It is well established in political theory that democracy promotes inclusive citizenship most especially politically – the right to vote and be voted for. This thesis is predicated upon the assumption that democracy is basically a representative government where all identities and interests are accommodated and/or tolerated in the politics and policy processes of their society. This chapter challenges the foundation of this assumption, using the Nigerian legislature's experience under the Fourth Republic (1999–2007), where the democratization process has failed to bring about substantial increase not only in women's numerical representation in parliament, but also in their ability to improve their participation in the politics and policy processes particularly those that advance women's cause. The central argument of the chapter is that for democracy to engender active representation of women in the politics and policy process of their environment will be largely dependent on women's numerical strength and their mode of ascension to power – their politics or affirmative action. Wherever the latter prevails, only passive, not active representation, will be prompted, as has so far been the case in Nigeria and most other African countries. This equates democratization of disempowerment for women.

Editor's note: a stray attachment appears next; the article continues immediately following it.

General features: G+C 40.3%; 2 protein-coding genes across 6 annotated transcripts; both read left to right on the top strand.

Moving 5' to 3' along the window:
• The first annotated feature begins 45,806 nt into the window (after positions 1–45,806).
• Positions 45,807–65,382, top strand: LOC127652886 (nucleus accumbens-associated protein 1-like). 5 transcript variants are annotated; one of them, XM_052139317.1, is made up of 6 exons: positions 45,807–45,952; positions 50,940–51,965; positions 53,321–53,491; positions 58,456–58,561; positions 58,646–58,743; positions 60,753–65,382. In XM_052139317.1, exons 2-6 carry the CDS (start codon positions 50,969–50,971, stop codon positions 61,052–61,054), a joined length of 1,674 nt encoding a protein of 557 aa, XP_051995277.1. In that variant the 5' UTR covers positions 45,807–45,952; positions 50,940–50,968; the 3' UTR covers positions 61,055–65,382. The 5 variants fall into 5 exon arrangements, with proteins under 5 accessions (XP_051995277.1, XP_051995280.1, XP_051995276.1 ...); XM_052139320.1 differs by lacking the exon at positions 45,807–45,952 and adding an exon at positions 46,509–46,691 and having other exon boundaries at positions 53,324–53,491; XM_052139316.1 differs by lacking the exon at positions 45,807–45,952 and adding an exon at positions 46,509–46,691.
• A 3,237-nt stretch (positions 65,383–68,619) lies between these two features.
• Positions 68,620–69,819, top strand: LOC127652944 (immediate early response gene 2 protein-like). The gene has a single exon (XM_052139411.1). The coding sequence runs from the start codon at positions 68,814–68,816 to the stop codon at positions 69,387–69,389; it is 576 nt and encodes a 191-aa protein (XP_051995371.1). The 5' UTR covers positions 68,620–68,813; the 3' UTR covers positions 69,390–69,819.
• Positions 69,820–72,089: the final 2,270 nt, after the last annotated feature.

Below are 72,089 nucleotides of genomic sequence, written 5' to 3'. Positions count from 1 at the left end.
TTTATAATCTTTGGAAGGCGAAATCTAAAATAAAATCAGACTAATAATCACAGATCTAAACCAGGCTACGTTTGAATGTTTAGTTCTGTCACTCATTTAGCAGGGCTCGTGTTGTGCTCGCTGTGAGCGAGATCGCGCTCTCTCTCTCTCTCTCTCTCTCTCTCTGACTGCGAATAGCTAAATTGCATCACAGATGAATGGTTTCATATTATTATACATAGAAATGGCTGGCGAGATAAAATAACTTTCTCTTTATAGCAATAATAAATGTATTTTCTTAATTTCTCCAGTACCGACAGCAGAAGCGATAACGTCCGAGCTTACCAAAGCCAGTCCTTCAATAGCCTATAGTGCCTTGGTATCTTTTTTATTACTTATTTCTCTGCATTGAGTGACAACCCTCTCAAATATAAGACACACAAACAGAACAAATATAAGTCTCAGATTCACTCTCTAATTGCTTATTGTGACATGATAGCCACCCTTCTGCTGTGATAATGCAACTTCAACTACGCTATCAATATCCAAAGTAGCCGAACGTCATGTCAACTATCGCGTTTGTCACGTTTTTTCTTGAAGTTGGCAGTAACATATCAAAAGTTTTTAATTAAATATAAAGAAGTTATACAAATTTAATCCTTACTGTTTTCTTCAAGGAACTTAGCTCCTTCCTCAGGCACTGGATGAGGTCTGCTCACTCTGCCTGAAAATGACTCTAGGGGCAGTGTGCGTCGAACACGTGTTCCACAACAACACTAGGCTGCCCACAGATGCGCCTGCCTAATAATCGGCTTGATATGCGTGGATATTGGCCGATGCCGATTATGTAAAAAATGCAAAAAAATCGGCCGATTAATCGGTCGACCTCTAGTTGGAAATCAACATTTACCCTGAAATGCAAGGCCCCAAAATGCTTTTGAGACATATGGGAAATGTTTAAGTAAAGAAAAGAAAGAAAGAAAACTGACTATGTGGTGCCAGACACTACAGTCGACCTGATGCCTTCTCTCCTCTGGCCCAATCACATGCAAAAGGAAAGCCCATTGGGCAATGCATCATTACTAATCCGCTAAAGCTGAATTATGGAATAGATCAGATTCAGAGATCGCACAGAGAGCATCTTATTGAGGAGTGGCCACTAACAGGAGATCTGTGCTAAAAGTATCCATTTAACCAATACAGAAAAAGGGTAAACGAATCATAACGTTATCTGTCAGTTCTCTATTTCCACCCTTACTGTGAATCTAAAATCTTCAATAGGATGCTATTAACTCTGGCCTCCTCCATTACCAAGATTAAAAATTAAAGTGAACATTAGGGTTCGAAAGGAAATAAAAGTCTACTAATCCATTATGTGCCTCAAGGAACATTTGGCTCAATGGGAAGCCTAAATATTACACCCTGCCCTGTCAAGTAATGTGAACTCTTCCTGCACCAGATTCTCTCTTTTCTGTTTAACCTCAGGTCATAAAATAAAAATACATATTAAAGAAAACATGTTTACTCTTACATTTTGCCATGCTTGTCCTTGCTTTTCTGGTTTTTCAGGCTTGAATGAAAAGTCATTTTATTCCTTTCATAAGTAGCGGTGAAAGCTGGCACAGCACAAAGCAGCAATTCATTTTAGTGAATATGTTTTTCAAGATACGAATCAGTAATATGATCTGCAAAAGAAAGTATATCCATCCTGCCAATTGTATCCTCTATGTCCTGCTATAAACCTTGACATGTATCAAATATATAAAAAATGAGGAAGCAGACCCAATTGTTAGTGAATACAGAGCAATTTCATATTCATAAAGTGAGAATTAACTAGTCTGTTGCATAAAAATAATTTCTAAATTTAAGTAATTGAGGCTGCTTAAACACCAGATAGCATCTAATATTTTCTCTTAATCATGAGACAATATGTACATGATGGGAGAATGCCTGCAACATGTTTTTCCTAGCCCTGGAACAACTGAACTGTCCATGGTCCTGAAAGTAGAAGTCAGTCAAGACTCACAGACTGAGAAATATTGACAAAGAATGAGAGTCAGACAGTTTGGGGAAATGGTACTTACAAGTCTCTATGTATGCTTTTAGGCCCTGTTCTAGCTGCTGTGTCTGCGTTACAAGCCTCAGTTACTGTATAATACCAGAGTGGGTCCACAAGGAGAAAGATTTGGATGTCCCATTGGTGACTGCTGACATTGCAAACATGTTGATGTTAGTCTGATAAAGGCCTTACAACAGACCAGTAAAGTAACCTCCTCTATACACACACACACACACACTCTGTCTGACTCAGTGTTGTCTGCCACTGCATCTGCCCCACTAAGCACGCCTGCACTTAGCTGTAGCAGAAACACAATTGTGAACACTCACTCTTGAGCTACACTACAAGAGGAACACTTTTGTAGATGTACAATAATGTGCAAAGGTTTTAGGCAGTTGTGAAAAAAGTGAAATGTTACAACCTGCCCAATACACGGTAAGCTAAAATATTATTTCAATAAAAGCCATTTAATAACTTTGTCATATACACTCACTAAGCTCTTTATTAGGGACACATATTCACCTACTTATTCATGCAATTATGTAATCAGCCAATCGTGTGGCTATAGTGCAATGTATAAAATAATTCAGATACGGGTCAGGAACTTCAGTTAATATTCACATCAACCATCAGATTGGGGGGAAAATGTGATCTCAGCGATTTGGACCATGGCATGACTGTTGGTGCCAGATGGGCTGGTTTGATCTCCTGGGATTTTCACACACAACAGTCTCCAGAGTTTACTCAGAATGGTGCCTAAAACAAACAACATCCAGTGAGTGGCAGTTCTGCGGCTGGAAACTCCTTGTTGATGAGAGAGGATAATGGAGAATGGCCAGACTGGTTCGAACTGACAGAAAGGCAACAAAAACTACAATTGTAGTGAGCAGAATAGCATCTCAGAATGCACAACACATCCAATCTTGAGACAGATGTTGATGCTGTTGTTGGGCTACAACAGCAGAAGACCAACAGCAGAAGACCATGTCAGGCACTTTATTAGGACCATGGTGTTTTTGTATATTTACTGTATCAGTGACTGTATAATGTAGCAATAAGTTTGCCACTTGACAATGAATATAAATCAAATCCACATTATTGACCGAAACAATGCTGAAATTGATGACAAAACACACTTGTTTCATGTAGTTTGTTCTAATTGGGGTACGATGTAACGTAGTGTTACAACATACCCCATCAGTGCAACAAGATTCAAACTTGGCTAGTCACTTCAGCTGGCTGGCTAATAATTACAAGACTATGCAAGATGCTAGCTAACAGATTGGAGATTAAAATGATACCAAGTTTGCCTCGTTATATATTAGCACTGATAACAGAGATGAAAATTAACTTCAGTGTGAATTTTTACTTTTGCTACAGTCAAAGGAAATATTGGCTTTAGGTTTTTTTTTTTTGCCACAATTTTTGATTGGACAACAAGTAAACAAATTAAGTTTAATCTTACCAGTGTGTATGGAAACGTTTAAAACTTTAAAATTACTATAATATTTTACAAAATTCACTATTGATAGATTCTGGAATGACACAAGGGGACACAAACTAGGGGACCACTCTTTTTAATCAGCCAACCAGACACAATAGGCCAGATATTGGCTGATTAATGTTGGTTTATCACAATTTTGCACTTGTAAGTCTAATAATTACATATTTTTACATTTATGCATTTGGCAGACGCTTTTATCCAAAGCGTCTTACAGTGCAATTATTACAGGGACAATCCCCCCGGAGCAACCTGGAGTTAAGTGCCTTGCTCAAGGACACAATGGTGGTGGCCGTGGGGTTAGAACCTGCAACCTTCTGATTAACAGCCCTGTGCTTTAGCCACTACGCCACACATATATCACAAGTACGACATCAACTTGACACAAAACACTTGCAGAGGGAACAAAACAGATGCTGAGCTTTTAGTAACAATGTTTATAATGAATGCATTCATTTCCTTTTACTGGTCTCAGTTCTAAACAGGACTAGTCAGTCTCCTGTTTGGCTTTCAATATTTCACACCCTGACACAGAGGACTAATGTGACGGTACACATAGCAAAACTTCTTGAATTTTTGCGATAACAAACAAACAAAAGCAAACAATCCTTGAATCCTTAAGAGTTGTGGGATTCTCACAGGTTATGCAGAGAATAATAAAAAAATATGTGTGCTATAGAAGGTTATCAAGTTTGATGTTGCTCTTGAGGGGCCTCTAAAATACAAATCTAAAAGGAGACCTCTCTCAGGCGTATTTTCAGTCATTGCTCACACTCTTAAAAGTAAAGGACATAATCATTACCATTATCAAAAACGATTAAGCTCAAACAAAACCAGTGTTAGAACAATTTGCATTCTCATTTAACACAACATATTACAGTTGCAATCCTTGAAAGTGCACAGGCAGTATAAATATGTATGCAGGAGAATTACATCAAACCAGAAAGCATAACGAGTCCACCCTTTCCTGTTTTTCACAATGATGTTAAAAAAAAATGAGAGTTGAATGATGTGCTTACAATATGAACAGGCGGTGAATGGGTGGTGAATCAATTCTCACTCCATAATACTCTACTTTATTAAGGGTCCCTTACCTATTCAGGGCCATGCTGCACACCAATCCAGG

Shola Omotola, J. (2012), "Democratization and Citizenship: The Gender Dimensions of Political Representation in Nigeria", Wejnert, B. (Ed.) Linking Environment, Democracy and Gender (Research in Political Sociology, Vol. 20), Emerald Group Publishing Limited, Bingley, pp. 1-22. https://doi.org/10.1108/S0895-9935(2012)0000020003Download as .RIS
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